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20130117
20130125
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this discussion, i'll just tell you one very personal anecdote. three days before the sandy hook shooting, i was in denver, colorado, on personal business. and i was driving through the denver suburbs, and i passed into aurora rah, colorado, and saw the sign and thought to myself -- as journalists often do -- oh, my god, this just disappeared from our landscape. it happened not that long ago in which a young man, now appears to be utterly deranged, b went into a movie theater and began shooting down people with an assault weapon. and it went away. the not part of the presidential debate, it was not part of the fabric of our lives, it was not part of the daily journalistic diet. so on that wednesday night i e-mailed the producer of the "meet the press" show that was coming up on that sunday in which they would be talking about big ideas that america needs to be thinking about. and i said you should put shooting at the top of the list. we have been through aurora, the sikh temple, the oregon shopping mall, think about this, this is before we got to sandy hook. in newtown. we'd had a time of ab
on hand and when sandy had, the amount paid out exceeded the cash on hand in our existing borrowing authority. so congress has to appropriate almost $9 billion so we could go out and borrow enough money to pay those claims off. who is paying the interest on that? who was ultimately sat with the data if the insurance policies never pay that off? do the taxpayer. you are the insurance come me. it's called the national flood insurance program. you are responsible for that exposure and at the point where fema can no longer borrow enough money for congress cannot find my money, we will build a payer claims that the fault, which means it will come back to you the taxpayer to make up the difference. why was the flood insurance program created in the first place? remember that saying about it might be assigned? from the private sector said the risk and exposure to flooding is greater than our ability to make returns for shareholders. first of all, insurance companies are not evil people. they have a job to do to manage risk in such a way they can provide coverage at a rate which they pay ou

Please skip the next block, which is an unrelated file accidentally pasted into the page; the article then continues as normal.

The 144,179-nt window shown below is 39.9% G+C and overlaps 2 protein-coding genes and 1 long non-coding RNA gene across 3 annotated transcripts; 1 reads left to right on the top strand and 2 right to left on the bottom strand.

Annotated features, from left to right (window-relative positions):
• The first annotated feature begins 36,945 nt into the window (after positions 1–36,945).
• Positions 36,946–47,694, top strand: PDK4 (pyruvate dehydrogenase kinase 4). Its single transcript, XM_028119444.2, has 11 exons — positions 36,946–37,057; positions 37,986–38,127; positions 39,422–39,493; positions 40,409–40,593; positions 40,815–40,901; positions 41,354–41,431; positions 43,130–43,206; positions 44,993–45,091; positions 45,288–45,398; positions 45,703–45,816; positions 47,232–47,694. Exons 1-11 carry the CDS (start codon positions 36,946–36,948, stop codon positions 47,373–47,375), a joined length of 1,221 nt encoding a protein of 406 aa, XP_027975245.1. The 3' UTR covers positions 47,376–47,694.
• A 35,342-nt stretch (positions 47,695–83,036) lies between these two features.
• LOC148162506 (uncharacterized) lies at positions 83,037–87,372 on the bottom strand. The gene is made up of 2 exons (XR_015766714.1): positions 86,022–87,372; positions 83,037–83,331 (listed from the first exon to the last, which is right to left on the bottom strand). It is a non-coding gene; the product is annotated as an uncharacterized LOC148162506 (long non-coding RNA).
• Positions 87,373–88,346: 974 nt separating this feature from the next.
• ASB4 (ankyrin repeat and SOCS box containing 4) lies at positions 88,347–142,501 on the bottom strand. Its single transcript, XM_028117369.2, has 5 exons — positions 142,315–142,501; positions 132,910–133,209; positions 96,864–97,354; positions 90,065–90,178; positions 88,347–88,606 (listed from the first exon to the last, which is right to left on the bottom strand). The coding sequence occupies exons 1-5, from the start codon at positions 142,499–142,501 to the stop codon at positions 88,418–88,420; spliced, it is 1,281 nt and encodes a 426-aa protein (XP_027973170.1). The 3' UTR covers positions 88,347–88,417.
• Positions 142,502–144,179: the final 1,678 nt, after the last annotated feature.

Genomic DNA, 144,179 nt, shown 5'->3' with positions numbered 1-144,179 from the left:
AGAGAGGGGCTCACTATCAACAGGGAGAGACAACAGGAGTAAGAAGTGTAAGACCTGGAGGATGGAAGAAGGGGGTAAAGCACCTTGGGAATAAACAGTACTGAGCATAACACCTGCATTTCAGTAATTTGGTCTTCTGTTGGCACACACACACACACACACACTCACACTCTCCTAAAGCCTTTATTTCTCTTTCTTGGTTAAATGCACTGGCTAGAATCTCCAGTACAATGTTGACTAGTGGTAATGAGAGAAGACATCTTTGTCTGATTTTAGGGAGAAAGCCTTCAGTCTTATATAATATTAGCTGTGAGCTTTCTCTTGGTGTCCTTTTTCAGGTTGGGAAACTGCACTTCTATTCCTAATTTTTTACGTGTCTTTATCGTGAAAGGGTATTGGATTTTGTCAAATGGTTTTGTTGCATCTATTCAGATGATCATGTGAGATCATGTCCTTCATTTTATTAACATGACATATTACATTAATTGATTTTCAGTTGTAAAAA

we begin this discussioncomes out to you on personal anecdote. three days before the sandy hook shooting, as in denver colorado on personal business and i was driving to the denver suburbs and i passed into oruro, colorado and saw the sign that to myself, as journalists often do, my god, this just disappeared from our landscape. it happened not that long ago and a young man now appears to be utterly deranged, went to the theater and began shooting people with an assault weapon. and it went away. it is not part of a presidential debate, not part of the daily journalistic diet. so that wednesday night, i e-mailed the reduced their of the "meet the press" show coming up on that sunday in which they would be talking about big ideas that needs to be thinking about. and i said you should put shooting at the top of the list. we've been through oruro, the sikh temple, the shopping mall. think about this. this is before we got to sandy hook in it. we had a time of absolute carnage in america to see nothing going on in chicago in most urban areas around america. a hundred six homicides in